The World Is Going Digital -- Are We Doomed?
Continued from previous page
Like Mele, media reformer and scholar Robert W. McChesney fears for the fate of our democracy at the hands of the digital revolution. His new book Digital Disconnect also offers some helpful history and a clear, useful analysis, but it too suffers from large claims and sweeping arguments in service of a thesis.
McChesney’s concern, per his subtitle, is that “Capitalism is turning the Internet against democracy,” and that its “colonization of cyberspace has…made the Internet a disturbingly antidemocratic force.” He splits the world of Internet writers into two opposing camps: celebrants and skeptics, bringing to mind earlier divisions between supposed “cyber-utopians” and such self-satisfied “cyber-realists” as Evgeny Morozov and Malcolm Gladwell – who like to deride their opponents as “ digital evangelists.”
But McChesney finds both camps wanting. Instead, he proposes “to take the best of what each side has to offer and make it part of a far more serious discussion” of democracy and its discontents, which he sees as having been so undermined that “one could logically wish the computer had never been invented.”
To McChesney, the celebrants, (which include the likes of Clay Shirky, Jeff Jarvis and, full disclosure, myself) naively see the Internet as a force for democracy and good worldwide, ending monopolies of information and centralized control over communication.” He even quotes from my book Friends, Followers and the Future: “Watch out, Big Media, Big Business, and Big Government – here come our friends, our followers, and out future!” and adds, per J eff Jarvis, “Resistance is futile.”
Other so-called skeptics, including the likes of Jaron Lanier and Eli Pariser, have previously pointed out that technology is as capable of being destructive as it is progressive. Echoing the concerns of Nicco Mele, McChesney approvingly quotes one dystopian thinker, Virginia Eubanks, author of Digital Dead End, as saying “many of us…have engaged in a massive, collective, consensual hallucination about the power of technology” and another, Viktor Mayer-Schonberger, as fearing “something very important to being human is being lost.”
Both celebrants and skeptics share “a single, deep and often fatal flaw,” McChesney believes — “ignorance about capitalism and how it works.” The naive and ignorant celebrants, he says, “often believe digital technology has superpowers over political economy.” But anyone who wants “to make big claims about how the digital revolution is fundamentally invigorating democracy…must start from a stronger foundation.” His proposed solution? The application of “political economy – an understanding of capitalism and its relationship to democracy,” which McChesney says, “should be the “organizing principle for evaluating the digital revolution.”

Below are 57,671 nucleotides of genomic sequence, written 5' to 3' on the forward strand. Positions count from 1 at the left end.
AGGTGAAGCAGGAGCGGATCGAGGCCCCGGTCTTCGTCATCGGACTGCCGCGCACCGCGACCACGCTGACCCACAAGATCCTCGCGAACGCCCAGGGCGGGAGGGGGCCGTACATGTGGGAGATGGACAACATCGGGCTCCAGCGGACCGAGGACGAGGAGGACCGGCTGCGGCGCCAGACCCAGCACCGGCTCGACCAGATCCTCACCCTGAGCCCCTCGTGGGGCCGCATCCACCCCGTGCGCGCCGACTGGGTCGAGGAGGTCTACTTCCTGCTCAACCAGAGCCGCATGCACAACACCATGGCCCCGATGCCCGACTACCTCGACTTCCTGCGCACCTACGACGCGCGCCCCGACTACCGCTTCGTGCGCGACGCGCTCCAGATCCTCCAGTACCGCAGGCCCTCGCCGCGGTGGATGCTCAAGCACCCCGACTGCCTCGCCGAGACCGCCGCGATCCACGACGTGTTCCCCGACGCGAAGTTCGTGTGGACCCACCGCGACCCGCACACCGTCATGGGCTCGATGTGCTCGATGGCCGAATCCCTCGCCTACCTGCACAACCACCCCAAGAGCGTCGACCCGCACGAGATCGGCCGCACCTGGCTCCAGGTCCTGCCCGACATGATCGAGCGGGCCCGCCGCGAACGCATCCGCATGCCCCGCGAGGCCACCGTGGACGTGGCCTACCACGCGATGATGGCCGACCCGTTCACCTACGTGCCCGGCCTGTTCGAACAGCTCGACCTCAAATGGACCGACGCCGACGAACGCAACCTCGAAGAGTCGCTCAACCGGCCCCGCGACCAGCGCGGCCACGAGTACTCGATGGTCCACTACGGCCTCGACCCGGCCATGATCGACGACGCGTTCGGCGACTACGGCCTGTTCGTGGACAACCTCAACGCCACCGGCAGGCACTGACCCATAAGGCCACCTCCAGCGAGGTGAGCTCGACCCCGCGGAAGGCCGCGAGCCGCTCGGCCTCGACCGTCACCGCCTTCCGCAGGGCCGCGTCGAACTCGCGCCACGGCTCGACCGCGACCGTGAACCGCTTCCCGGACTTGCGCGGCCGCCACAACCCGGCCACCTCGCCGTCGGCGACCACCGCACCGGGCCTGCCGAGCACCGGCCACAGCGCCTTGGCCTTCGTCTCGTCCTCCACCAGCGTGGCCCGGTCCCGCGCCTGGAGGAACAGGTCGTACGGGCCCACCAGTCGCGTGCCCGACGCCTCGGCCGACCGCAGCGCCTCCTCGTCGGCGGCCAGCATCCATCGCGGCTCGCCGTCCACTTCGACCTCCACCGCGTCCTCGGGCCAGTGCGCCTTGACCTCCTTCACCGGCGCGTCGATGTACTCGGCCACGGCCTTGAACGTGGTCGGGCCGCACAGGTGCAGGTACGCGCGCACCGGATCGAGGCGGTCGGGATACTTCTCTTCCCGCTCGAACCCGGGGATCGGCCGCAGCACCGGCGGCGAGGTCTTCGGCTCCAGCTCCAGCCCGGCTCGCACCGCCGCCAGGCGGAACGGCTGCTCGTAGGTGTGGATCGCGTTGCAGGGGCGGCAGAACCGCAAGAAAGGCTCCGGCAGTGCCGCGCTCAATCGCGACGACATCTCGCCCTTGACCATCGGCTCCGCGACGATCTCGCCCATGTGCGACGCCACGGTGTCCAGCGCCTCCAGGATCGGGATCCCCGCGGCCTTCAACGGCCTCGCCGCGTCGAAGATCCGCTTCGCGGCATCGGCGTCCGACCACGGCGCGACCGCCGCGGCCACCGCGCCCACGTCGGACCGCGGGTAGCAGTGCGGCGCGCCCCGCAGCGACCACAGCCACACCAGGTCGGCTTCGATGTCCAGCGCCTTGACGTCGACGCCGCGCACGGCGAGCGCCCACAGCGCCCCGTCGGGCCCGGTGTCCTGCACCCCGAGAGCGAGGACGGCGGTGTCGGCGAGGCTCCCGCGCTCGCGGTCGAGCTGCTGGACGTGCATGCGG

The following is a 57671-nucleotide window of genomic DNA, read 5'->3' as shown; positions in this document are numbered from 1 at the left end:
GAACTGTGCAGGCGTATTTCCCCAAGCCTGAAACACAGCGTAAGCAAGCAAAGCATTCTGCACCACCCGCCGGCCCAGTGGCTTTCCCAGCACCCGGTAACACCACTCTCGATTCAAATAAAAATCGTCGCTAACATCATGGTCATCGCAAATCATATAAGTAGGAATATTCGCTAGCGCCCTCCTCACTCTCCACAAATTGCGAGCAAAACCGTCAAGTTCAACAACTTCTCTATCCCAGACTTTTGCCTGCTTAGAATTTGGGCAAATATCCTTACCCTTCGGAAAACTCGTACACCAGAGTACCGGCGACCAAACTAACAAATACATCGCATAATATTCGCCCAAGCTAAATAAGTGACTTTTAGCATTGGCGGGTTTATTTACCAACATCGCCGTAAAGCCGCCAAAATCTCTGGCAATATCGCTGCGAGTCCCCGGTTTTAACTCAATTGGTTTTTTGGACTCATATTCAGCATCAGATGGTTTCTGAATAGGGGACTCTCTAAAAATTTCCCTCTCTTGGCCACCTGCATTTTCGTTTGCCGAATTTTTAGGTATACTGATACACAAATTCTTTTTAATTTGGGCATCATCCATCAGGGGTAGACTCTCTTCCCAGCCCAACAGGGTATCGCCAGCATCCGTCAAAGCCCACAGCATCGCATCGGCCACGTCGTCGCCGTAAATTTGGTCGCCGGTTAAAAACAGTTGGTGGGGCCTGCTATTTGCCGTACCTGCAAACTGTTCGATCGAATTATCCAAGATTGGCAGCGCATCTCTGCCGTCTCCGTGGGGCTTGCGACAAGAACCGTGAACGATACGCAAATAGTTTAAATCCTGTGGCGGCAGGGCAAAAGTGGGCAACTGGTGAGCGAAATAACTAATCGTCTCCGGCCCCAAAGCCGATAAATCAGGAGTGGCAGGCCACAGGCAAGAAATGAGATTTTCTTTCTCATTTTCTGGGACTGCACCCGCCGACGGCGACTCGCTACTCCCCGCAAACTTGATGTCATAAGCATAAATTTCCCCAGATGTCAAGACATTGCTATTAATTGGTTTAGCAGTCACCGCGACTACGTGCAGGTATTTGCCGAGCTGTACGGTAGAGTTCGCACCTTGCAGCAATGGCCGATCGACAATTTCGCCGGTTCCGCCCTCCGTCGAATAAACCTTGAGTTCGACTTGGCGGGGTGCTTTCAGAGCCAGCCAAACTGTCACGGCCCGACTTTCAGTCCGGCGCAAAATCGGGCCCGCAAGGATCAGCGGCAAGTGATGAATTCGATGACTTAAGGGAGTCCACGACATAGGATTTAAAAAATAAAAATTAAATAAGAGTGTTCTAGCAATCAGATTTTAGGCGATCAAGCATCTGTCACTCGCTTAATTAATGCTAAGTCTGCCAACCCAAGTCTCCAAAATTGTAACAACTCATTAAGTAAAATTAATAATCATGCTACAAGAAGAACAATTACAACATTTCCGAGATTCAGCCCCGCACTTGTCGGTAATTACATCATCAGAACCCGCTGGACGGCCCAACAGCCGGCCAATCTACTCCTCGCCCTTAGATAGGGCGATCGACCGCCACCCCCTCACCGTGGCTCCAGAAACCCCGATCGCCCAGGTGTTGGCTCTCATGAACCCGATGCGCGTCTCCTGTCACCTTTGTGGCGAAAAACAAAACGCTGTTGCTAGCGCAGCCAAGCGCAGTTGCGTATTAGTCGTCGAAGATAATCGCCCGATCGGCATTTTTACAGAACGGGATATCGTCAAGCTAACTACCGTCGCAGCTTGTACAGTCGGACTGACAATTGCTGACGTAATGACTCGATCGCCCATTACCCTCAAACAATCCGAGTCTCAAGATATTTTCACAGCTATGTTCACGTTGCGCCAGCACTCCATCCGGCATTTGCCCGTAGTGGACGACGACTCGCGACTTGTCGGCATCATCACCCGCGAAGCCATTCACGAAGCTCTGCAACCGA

Like Mele, McChesney spends a good deal of time analyzing the interplay between journalism and democracy. He says that “it is of singular importance in democracies.” And like Mele, he worries about the collapse of institutions and the effect on journalism and democracy. But neither is an experienced journalist, and both their analyses suffer from a lack of actual practice in that field.
Mele, for example, extols journalism’s “historic role as guardian of the public interest” and says “we need to keep the iron core of journalism vibrant and strong.” McChesney, for his part, cites the “glory days of Sixties journalism…the high-water mark for professional journalism” and summarily dismisses most other analyses as “vacuous because of the lack of a political economic critique of journalism.”
But both authors fail to offer a truly professional critique of journalism. Each bemoans the passing of the supposed “glory days” of investigative reporting, and is too believing in and reliant on a remembrance of a halcyon era in media and political history that simply never existed. In my experience, which includes several stints as an investigative reporter, such journalistic activity was never popular or much supported by bosses or owners, since it is by definition costly, time-consuming and uncertain in outcome, with no guarantee of success. And even if you do deliver the goods as an investigative journalist, the odds remain high that your reporting will inevitably alienate someone powerful, such as advertisers or the politically well-connected. So no, investigative reporting was never a top priority for journalistic institutions in my experience – even back in the so-called glory days!